SAN DIEGO The day after President Barack Obama lifted federal funding restrictions on human embryonic stem cell research, stem cells took center stage at the 34th annual scientific meeting of the Society of Interventional Radiology (SIR; Fairfax, Virginia), being held here this week.

Dara Kraitchman, associate professor at Johns Hopkins School of Medicine (Baltimore), presented preclinical data demonstrating that seaweed encapsulated stem cells delivered with perfluorooctylbromide (PFOB) and a firefly luminescent enzyme allowed for better visibility and targeting in a rabbit model of peripheral arterial disease (PAD).

The stem cells used in the study were bone marrow-derived adult allogeneic cells, but Kraitchman said there's no reason the approach couldn't be used with embryonic stem cells, as well as in other disease applications such as injection of stem cells into the spine for neurological disease or into the heart for cardiovascular disease.

In PAD, about 20% of patients have critical limb ischemia that would benefit from an interventional radiology treatment such as angioplasty or stent insertion, but the disease is so severe and affects so many vessels that revascularization isn't an option. In these patients, stem cell treatments may offer an alternative to amputation, Kraitchman explained. However, between 70 percent and 95 percent of injected stem cells die within 24 hours, and doctors can't tell where the injected cells are and if they are alive.

Kraitchman's team protected the injected stem cells in an alginate capsule and incorporated PFOB, which allows tracking via X-ray, ultrasound or MRI. They also transfected the stem cells with a trifusion multimodality reporter gene containing red fluorescence protein, truncated thymidine kinase, and firefly luciferase to track stem cell survival. The resulting cell viability and tracking could allow more targeted delivery of cell therapy, the researchers concluded.

Drug-eluting stents decrease PAD restenosis

In other PAD news, Dimitris Karnabatidis, assistant professor of interventional radiology at Patras University Hospital (Rion, Greece), presented data supporting the use of drug-eluting stents over bare stents.

Karnabatidis's team studied 103 patients with critical limb ischemia who underwent infrapopliteal revascularization with angioplasty followed by placement of either a sirolimus-eluting stent or a bare stent. After three years, the patients who received the drug-eluting stents had significantly improved blood flow, and 60% of the treated arteries remained open, compared to 10% in the bare stent group.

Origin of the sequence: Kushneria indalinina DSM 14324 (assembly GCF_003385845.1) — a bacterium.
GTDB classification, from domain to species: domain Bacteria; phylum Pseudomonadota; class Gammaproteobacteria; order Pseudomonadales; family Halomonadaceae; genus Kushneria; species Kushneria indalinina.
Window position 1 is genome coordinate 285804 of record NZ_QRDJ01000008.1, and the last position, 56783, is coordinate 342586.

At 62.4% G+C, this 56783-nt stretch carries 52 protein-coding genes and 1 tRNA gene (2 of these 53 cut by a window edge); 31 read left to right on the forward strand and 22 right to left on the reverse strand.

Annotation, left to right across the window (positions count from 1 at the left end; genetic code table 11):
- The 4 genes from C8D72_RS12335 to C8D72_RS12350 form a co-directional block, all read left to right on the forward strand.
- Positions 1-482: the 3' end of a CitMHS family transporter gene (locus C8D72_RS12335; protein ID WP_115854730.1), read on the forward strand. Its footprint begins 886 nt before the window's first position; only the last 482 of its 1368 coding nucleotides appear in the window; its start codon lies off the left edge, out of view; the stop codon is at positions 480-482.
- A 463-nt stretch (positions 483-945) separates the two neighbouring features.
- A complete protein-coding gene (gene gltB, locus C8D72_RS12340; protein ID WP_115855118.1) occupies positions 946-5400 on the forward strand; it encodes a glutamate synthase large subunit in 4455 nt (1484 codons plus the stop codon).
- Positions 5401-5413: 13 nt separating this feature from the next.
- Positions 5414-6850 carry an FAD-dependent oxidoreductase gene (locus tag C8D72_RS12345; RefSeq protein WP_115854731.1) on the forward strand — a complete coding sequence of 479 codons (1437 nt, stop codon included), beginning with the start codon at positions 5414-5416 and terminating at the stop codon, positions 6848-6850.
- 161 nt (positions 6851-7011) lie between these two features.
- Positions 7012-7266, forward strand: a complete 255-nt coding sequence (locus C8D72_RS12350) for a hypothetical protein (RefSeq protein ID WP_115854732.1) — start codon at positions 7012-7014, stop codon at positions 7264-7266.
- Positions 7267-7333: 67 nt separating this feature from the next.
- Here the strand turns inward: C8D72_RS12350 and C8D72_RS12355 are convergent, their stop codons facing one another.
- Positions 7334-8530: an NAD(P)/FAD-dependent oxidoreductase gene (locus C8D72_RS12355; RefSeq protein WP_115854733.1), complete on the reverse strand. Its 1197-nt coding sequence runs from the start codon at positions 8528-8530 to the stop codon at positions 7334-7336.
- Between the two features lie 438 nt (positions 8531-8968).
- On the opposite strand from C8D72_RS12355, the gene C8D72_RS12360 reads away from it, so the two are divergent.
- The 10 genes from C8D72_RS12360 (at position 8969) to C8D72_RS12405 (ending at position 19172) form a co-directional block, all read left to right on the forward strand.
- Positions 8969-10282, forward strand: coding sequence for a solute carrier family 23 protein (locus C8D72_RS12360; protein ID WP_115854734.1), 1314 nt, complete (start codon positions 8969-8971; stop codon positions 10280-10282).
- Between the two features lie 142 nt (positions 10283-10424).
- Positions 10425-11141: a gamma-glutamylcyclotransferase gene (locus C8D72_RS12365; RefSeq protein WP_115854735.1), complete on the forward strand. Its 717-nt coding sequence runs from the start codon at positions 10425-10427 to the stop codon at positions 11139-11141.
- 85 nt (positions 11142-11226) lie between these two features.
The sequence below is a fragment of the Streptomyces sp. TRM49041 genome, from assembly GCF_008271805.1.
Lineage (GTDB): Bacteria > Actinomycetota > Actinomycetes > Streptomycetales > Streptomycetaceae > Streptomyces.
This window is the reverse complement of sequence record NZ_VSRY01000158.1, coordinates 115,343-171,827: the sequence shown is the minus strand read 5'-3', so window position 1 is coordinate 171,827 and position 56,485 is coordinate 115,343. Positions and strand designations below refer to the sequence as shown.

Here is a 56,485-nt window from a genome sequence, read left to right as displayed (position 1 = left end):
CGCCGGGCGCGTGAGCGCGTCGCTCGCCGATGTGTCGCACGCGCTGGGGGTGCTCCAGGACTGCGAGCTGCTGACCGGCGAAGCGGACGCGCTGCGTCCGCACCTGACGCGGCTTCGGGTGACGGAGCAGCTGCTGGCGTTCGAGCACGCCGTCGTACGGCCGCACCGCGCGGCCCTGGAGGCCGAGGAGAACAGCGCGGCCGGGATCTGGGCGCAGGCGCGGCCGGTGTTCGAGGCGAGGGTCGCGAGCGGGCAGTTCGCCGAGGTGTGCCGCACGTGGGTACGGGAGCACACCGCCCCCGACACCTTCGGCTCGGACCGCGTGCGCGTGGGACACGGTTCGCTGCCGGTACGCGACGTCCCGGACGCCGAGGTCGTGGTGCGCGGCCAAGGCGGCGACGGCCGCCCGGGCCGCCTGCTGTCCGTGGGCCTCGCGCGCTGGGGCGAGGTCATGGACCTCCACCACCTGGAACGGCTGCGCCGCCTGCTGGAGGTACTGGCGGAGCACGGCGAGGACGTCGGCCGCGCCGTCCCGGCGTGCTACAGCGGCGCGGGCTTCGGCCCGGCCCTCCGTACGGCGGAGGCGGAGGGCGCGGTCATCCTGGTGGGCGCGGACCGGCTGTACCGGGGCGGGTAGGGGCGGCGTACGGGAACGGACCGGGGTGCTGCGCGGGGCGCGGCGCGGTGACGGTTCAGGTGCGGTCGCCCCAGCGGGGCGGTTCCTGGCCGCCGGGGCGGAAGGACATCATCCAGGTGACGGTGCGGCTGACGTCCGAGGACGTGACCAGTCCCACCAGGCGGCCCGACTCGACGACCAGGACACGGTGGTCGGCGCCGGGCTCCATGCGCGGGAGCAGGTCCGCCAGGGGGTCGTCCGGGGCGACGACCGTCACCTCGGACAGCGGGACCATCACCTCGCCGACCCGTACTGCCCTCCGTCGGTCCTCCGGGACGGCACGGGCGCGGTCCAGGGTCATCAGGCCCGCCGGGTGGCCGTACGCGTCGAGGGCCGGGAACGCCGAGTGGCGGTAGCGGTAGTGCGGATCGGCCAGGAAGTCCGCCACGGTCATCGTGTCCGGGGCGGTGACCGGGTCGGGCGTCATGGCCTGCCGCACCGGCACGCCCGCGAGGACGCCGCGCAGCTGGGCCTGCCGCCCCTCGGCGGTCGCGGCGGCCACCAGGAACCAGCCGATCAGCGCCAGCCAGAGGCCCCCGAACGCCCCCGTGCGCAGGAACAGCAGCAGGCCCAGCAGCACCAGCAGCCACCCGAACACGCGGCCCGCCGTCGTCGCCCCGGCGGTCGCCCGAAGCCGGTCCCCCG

Additionally, only 15% of patients in the drug-eluting stent group required repeat angioplasties, compared to 35% in the bare stent group. There were no significant differences in mortality or limb salvage, Karnabatidis said.

Embolization helps avoid hysterectomies

Multiple studies at the SIR conference demonstrated that embolization can improve outcomes in women with severe bleeding following a cesarean section.

Cesarean sections, or C-sections, account for one in three deliveries in the U.S., for a total of more than 1.2 million procedures per year. Severe bleeding occurs in one of every 20 patients, on average, and may occasionally require a hysterectomy.

"There are far too many institutions where hysterectomies are done and they shouldn't be," said Robert Vogelzang, professor of radiology at Northwestern University (Chicago). But embolization a common interventional radiology technique in which a catheter is inserted through an artery to deliver clotting agents to the point of vessel rupture may present an alternative.

Michael Stecker, an interventional radiologist at Brigham and Women's Hospital (Boston), presented data from a study in which embolization was used to treat 13 women with bleeding following a C-section. All of the women did well and there were no recurrences of hemorrhage and no hysterectomies, Stecker reported. Vogelzang estimated for comparison that about 10% of such patients might have otherwise required hysterectomies.

In a separate study, Robert Beecroft, interventional radiologist at Mount Sinai Hospital (Toronto), reported data on 14 women with invasive placenta who received embolization to reduce bleeding during delivery. While historic data indicate that 80% of such patients would normally require a hysterectomy, the rate was 25% in his study. Additionally, his patients experienced less blood loss and required fewer blood transfusions, he said.

Stecker noted that while interventional radiology procedures such as embolization are available at most hospitals, many women and even some referring physicians "may not know" about this option.

Yet awareness is growing: Tarun Sabharwal, an interventional radiologist at Guy's and St. Thomas' Hospitals (both London), noted that a rash of C-section related deaths in the UK led to an inquiry and a recommendation that hospitals offering obstetrics retain an interventional radiologist on call.

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